And finally – for we do not see much of Mrs. Long – Mrs. Bennet’s opinion of Mrs. Long seems to vary based on her perception of the possibility of Mrs. Long’s nieces (or daughters – I believe Austen made an error here) in making a match with a gentleman whom Mrs. Bennet has her eye on:

  • “But you forget, mamma,” said Elizabeth, “that we shall meet him at the assemblies, and that Mrs. Long promised to introduce him.”
    “I do not believe Mrs. Long will do any such thing. She has two nieces of her own. She is a selfish, hypocritical woman, and I have no opinion of her.”
    “No more have I,” said Mr. Bennet; “and I am glad to find that you do not depend on her serving you.”
  • “When is your next ball to be, Lizzy?”
    “To-morrow fortnight.”
    “Aye, so it is,” cried her mother, “and Mrs. Long does not come back till the day before; so it will be impossible for her to introduce him, for she will not know him herself.”
    “Then, my dear, you may have the advantage of your friend, and introduce Mr. Bingley to her.”
    “Impossible, Mr. Bennet, impossible, when I am not acquainted with him myself; how can you be so teasing?”
    “I honour your circumspection. A fortnight’s acquaintance is certainly very little. One cannot know what a man really is by the end of a fortnight. But if we do not venture somebody else will; and after all, Mrs. Long and her daughters must stand their chance; and, therefore, as she will think it an act of kindness, if you decline the office, I will take it on myself.”
  • “Well girls,” said she, as soon as they were left to themselves, “What say you to the day? I think everything has passed off uncommonly well, I assure you. The dinner was as well dressed as any I ever saw. The venison was roasted to a turn—and everybody said they never saw so fat a haunch. The soup was fifty times better than what we had at the Lucases’ last week; and even Mr. Darcy acknowledged, that the partridges were remarkably well done; and I suppose he has two or three French cooks at least. And, my dear Jane, I never saw you look in greater beauty. Mrs. Long said so too, for I asked her whether you did not. And what do you think she said besides? ‘Ah! Mrs. Bennet, we shall have her at Netherfield at last.’ She did indeed. I do think Mrs. Long is as good a creature as ever lived—and her nieces are very pretty behaved girls, and not at all handsome: I like them prodigiously.”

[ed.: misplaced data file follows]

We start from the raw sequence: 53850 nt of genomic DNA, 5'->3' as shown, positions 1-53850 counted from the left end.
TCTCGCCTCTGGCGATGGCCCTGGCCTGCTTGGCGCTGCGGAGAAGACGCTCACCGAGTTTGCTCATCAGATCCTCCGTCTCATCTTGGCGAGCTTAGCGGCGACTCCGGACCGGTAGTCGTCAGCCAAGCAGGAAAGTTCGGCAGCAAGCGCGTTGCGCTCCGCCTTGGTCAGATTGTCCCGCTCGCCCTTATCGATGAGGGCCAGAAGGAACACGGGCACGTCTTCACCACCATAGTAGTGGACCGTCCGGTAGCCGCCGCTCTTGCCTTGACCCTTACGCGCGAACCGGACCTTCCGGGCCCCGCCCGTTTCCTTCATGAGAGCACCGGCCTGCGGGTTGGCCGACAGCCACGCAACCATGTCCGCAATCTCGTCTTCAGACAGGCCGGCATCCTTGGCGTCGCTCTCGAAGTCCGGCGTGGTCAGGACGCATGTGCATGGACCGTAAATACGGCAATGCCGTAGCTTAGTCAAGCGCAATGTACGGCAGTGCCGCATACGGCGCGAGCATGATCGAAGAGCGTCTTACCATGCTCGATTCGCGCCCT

And there you have all the text with regard to Mrs. Long!

I am curious – do you believe Austen made an error when she had Mr. Bennet reference Mrs. Long’s daughters, or do you have a headcanon of sorts where you think it works out? (I will do that myself on occasion with things!) Do you think that the Gouldings might be her brother’s family based on how Mrs. Bennet groups them together, or is there no good way to speculate?

Furthermore, has anyone read any stories where Mrs. Long plays an actual role? I suspect most writers of Pride and Prejudice variations never even mention her. I’m not sure whether I have!

We receive a rather incomplete picture of her character from Mrs. Bennet, who, as we all know, focuses heavily on marrying her daughters off and disparaging those who get in her way. I rather picture her as being quite like Mrs. Bennet, which may be why Austen doesn’t truly show her to us. Based on how quickly Mrs. Long has come upon some news, it seems unlikely that she is the meek type.

I would love to hear any of your thoughts in the comments below.

About reginajeffers

Regina Jeffers is the award-winning author of Austenesque, Regency and historical romantic suspense.